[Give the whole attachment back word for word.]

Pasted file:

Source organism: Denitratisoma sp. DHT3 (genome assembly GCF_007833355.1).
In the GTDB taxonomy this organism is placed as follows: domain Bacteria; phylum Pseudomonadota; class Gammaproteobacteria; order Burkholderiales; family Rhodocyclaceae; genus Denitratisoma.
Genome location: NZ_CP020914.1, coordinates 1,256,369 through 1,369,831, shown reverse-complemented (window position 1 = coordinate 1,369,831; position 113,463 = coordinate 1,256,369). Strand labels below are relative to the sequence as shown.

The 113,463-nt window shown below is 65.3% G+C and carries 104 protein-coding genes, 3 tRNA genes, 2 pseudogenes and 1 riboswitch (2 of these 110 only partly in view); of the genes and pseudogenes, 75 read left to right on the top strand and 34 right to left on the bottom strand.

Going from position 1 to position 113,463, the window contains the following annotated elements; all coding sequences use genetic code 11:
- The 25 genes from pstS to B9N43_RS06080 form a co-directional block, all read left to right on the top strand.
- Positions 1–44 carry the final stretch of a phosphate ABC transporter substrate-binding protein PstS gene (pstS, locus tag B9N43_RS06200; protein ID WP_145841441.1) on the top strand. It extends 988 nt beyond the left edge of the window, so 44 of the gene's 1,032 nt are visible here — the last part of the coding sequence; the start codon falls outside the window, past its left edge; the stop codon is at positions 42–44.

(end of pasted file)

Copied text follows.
Source organism: Denitratisoma sp. DHT3 (genome assembly GCF_007833355.1).
In the GTDB taxonomy this organism is placed as follows: domain Bacteria; phylum Pseudomonadota; class Gammaproteobacteria; order Burkholderiales; family Rhodocyclaceae; genus Denitratisoma.
Genome location: NZ_CP020914.1, coordinates 1,256,369 through 1,369,831, shown reverse-complemented (window position 1 = coordinate 1,369,831; position 113,463 = coordinate 1,256,369). Strand labels below are relative to the sequence as shown.

The 113,463-nt window shown below is 65.3% G+C and carries 104 protein-coding genes, 3 tRNA genes, 2 pseudogenes and 1 riboswitch (2 of these 110 only partly in view); of the genes and pseudogenes, 75 read left to right on the top strand and 34 right to left on the bottom strand.

Going from position 1 to position 113,463, the window contains the following annotated elements; all coding sequences use genetic code 11:
- The 25 genes from pstS to B9N43_RS06080 form a co-directional block, all read left to right on the top strand.
- Positions 1–44 carry the final stretch of a phosphate ABC transporter substrate-binding protein PstS gene (pstS, locus tag B9N43_RS06200; protein ID WP_145841441.1) on the top strand. It extends 988 nt beyond the left edge of the window, so 44 of the gene's 1,032 nt are visible here — the last part of the coding sequence; the start codon falls outside the window, past its left edge; the stop codon is at positions 42–44.